• Irregularities in clot promoting blood platelets
  • Low blood sugar
  • Presence of bile pigment in the urine that’s a degraded product of oxygen-carrying pigment in red blood cells

Other tests will determine:

  • Abnormalities in blood platelets and blood clotting factors
  • Excessive values of total serum bile acid concentrations
  • High plasma ammonia concentration
  • Tissue necrosis and biopsy results identifying any underlying conditions and confirming a liver failure

X-rays and ultrasounds will show any enlargement to the liver. And any other liver-related abnormalities.

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Treatments

There’s a range of medications used to treat the primary cause. And any additional complications. These include antiulcer remedies, antibiotics to kill infections and bacteria, and antioxidants to promote healing.

Other drugs cover antiemetics to treat vomiting and nausea, diuretics to remove excess fluids that cause swellings, lactulose to stop ammonia absorption, and mannitol to decrease swelling in the brain.

Coagulopathy medications help to prevent internal bleeding, and hepatoprotections stop additional damage to the liver.
Fluid therapy may be started to prevent dehydration – given intravenously electrolytes and dextrose will correct any imbalances and low blood sugar levels.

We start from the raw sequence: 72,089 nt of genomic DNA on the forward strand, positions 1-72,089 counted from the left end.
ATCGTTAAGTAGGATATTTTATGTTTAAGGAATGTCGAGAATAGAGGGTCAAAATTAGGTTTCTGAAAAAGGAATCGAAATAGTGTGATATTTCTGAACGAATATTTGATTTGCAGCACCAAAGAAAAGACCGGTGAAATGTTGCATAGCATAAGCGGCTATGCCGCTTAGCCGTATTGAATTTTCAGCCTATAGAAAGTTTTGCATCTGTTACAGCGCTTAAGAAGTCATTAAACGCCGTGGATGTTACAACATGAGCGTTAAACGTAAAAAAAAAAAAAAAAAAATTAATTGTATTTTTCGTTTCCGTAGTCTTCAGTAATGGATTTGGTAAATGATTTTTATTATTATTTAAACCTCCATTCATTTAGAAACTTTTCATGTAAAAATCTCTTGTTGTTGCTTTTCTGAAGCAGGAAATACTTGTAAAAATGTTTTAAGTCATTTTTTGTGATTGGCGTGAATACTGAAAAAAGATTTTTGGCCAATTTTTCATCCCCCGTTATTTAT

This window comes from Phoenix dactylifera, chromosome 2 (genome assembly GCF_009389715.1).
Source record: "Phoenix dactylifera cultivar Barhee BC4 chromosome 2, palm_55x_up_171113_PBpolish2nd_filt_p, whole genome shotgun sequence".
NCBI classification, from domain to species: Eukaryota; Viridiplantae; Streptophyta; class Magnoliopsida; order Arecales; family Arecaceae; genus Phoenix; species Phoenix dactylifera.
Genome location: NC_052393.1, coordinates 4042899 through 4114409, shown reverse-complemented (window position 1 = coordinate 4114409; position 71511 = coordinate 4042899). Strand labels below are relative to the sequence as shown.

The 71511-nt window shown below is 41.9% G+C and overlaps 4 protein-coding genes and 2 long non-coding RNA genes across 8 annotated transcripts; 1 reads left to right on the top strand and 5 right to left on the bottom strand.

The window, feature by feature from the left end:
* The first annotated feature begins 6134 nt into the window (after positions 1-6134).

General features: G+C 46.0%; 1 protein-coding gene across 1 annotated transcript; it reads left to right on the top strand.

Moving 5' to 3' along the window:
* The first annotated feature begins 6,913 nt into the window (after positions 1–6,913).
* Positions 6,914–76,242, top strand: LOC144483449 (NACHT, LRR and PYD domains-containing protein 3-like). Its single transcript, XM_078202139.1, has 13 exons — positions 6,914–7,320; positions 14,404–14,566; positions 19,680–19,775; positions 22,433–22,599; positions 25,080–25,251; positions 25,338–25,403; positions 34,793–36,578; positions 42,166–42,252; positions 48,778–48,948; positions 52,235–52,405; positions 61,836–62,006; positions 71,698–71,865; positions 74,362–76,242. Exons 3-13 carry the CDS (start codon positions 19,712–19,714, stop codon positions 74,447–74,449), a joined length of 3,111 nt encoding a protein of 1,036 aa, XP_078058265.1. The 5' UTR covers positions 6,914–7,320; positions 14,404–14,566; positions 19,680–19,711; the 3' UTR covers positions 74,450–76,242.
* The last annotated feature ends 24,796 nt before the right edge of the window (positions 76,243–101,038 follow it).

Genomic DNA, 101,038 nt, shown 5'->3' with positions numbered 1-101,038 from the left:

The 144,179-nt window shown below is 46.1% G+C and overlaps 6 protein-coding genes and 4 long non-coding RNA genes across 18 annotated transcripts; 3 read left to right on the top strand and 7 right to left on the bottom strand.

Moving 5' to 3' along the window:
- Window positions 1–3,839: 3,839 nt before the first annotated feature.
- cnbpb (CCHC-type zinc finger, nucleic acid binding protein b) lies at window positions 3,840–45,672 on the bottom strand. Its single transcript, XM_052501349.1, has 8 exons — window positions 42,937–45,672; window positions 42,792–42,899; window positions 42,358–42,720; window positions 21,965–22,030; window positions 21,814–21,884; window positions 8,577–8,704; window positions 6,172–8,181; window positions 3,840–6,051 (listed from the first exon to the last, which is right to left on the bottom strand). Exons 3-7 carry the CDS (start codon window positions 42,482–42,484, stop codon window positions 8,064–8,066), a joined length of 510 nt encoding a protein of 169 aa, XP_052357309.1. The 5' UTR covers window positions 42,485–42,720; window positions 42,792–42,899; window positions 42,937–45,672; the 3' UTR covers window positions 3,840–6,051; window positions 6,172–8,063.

A feeding tube might be needed to ensure a diet high in protein and extra vitamins promote healing and stop blood clots from forming. The tube may be inserted through your cat’s nose, or via an incision made into the neck directly into the oesophagus. This aggressive feeding stops the body converting fat in the liver.

Life Expectancy

Liver disease in a cat’s life expectancy is virtually nil if left untreated – with a mortality rate of above 90%. Cats usually die due to severe malnutrition or other complications.

Cats treated in the early stages can have a recovery rate of between 80-90%. Early detection is the most positive way to combat the disease. The longer the disease goes untreated the higher the death rate. When the primary cause is diagnosed and treated within a few days the prognosis is generally good.

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Recovery

A prescribed diet must be followed to make sure that the liver continues to heal. And that your cat is getting all the nutrients needed. Any medications will need to be administered as instructed. Follow up examinations will be needed to ensure that all organ systems are continuing to heal.
If severe weight loss has occurred muscle wastage will take place as the body changes protein into energy. Resulting in the body being unable to give the brain enough energy to function properly. You cat will begin to die from malnutrition. And the overworked liver will eventually fail causing a total system collapse.

End of Life Care at Home

Cat euthanasia at home may be a final option that will give your cat the necessary treatment. And offer you the understanding you need. A qualified and experienced vet can be with you at any time – day or night. So, there won’t be any concerns or additional stress in transporting your cat to the surgery.
Your cat will be relaxed in familiar surroundings with a loving family. The procedure is gentle with a small sedative administered that sends your cat to sleep. The second injection of an anaesthetic agent will let you cat pass away peacefully. Your vet will discuss all the after-care arrangements with you. And you can take all the time you need to say goodbye to your feline friend.

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by Cloud 9 Vets on September 24, 2019